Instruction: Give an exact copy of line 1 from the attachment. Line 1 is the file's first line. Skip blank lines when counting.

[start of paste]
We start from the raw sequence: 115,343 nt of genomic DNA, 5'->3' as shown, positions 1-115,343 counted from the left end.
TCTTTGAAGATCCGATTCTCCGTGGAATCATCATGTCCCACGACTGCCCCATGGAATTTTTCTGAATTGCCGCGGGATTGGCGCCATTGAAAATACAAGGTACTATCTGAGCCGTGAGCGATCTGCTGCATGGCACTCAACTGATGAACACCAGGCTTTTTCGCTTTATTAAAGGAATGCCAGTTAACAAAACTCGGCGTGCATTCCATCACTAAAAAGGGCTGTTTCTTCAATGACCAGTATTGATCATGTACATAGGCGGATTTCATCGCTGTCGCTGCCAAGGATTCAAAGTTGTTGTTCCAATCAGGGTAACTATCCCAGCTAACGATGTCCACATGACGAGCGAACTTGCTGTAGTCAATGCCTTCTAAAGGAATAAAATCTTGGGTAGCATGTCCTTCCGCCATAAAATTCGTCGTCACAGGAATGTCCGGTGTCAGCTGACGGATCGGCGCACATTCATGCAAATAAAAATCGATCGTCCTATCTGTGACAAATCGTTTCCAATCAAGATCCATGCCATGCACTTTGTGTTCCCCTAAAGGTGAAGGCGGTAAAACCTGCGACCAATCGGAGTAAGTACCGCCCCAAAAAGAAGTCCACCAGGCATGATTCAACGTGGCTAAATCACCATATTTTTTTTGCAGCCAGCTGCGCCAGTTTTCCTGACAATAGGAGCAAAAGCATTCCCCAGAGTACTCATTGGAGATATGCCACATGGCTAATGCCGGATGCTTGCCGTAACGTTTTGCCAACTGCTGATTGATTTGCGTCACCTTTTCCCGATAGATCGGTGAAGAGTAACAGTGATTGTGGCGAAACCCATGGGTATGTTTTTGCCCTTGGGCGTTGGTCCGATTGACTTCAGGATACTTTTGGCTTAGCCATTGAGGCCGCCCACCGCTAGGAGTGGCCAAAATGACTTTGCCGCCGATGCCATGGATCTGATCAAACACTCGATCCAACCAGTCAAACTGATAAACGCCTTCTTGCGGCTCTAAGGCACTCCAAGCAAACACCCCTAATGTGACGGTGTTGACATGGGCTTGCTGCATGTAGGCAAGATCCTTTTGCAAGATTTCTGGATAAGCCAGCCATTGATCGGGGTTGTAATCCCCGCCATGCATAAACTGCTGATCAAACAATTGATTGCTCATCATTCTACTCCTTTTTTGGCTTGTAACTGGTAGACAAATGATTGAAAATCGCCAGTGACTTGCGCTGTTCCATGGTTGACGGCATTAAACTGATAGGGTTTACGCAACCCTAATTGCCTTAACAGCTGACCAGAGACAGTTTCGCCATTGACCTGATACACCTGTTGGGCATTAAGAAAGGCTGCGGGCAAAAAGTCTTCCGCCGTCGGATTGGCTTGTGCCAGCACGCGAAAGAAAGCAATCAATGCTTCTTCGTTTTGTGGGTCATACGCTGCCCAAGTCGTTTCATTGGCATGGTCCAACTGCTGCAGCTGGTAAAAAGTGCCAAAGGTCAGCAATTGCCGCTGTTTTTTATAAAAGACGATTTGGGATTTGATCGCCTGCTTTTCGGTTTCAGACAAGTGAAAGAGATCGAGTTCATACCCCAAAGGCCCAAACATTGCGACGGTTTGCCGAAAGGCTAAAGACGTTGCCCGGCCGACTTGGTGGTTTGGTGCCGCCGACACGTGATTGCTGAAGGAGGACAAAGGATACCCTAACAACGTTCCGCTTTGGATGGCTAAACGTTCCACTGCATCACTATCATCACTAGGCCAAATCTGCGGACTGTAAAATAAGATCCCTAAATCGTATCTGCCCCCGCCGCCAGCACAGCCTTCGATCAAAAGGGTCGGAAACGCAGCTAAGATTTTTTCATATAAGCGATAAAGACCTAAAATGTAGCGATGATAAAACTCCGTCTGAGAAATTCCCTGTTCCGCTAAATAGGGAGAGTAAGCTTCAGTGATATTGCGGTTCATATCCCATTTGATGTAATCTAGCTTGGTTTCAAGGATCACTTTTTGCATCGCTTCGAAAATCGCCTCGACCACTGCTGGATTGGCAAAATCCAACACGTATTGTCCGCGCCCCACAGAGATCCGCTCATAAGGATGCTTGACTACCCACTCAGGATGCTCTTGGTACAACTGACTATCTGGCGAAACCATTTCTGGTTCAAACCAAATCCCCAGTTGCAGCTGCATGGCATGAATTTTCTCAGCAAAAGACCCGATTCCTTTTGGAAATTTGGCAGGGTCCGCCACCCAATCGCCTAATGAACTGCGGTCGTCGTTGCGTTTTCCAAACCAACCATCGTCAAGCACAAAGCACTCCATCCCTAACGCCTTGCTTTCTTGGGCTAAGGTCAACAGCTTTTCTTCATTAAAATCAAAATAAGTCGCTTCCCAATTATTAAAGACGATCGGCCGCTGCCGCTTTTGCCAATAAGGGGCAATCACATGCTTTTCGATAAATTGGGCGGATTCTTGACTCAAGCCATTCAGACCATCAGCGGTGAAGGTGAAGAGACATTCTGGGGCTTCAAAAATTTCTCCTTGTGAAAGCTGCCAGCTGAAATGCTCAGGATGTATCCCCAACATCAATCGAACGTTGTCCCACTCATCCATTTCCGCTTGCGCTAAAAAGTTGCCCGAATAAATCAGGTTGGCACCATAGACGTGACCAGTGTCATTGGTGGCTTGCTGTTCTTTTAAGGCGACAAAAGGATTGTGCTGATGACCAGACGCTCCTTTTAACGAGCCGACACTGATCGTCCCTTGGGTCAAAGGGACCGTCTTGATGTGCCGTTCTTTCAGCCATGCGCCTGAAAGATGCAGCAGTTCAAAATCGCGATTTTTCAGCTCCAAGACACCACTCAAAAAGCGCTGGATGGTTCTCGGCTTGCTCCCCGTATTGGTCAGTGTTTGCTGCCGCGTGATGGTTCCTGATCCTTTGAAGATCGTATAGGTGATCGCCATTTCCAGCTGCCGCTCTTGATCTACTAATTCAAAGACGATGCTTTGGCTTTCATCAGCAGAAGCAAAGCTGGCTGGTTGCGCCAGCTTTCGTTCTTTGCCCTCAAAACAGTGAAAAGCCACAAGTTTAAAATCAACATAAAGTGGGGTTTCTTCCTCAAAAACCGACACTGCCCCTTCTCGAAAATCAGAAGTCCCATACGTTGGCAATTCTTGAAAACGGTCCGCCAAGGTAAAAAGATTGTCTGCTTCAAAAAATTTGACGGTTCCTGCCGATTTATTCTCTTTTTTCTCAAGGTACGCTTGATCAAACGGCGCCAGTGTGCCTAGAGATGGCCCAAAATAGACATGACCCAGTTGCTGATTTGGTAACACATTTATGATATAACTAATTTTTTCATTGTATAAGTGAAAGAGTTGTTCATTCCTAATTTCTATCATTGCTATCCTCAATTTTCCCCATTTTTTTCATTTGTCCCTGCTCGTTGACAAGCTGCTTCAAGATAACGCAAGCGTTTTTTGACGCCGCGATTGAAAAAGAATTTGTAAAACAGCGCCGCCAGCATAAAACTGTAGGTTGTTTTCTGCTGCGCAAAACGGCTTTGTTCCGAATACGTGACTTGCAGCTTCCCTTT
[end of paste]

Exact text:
We start from the raw sequence: 115,343 nt of genomic DNA, 5'->3' as shown, positions 1-115,343 counted from the left end.